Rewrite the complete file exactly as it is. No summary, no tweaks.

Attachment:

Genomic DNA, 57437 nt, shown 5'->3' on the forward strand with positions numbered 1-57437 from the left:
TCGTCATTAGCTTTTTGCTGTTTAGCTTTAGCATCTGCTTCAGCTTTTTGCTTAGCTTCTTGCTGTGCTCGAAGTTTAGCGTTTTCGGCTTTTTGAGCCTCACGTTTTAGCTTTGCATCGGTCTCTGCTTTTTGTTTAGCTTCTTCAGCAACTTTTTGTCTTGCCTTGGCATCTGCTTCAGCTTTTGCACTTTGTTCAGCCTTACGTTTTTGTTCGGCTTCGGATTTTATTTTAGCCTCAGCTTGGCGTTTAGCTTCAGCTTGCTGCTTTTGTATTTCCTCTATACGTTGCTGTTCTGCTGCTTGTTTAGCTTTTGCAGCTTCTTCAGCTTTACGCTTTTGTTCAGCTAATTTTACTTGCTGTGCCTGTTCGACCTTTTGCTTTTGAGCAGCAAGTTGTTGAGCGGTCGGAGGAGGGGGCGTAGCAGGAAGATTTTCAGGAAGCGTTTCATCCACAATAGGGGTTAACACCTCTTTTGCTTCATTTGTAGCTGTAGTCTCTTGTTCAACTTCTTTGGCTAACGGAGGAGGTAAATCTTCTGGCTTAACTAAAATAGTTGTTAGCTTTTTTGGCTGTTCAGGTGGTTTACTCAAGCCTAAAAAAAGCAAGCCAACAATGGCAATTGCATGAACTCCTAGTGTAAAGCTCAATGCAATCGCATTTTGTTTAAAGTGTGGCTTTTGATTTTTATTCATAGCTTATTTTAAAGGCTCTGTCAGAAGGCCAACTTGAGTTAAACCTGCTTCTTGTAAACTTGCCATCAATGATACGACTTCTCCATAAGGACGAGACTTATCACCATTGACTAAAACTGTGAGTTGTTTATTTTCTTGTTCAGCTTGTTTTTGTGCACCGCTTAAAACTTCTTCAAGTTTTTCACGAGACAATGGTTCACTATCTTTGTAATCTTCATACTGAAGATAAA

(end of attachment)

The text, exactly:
Genomic DNA, 57437 nt, shown 5'->3' on the forward strand with positions numbered 1-57437 from the left:
TCGTCATTAGCTTTTTGCTGTTTAGCTTTAGCATCTGCTTCAGCTTTTTGCTTAGCTTCTTGCTGTGCTCGAAGTTTAGCGTTTTCGGCTTTTTGAGCCTCACGTTTTAGCTTTGCATCGGTCTCTGCTTTTTGTTTAGCTTCTTCAGCAACTTTTTGTCTTGCCTTGGCATCTGCTTCAGCTTTTGCACTTTGTTCAGCCTTACGTTTTTGTTCGGCTTCGGATTTTATTTTAGCCTCAGCTTGGCGTTTAGCTTCAGCTTGCTGCTTTTGTATTTCCTCTATACGTTGCTGTTCTGCTGCTTGTTTAGCTTTTGCAGCTTCTTCAGCTTTACGCTTTTGTTCAGCTAATTTTACTTGCTGTGCCTGTTCGACCTTTTGCTTTTGAGCAGCAAGTTGTTGAGCGGTCGGAGGAGGGGGCGTAGCAGGAAGATTTTCAGGAAGCGTTTCATCCACAATAGGGGTTAACACCTCTTTTGCTTCATTTGTAGCTGTAGTCTCTTGTTCAACTTCTTTGGCTAACGGAGGAGGTAAATCTTCTGGCTTAACTAAAATAGTTGTTAGCTTTTTTGGCTGTTCAGGTGGTTTACTCAAGCCTAAAAAAAGCAAGCCAACAATGGCAATTGCATGAACTCCTAGTGTAAAGCTCAATGCAATCGCATTTTGTTTAAAGTGTGGCTTTTGATTTTTATTCATAGCTTATTTTAAAGGCTCTGTCAGAAGGCCAACTTGAGTTAAACCTGCTTCTTGTAAACTTGCCATCAATGATACGACTTCTCCATAAGGACGAGACTTATCACCATTGACTAAAACTGTGAGTTGTTTATTTTCTTGTTCAGCTTGTTTTTGTGCACCGCTTAAAACTTCTTCAAGTTTTTCACGAGACAATGGTTCACTATCTTTGTAATCTTCATACTGAAGATAAA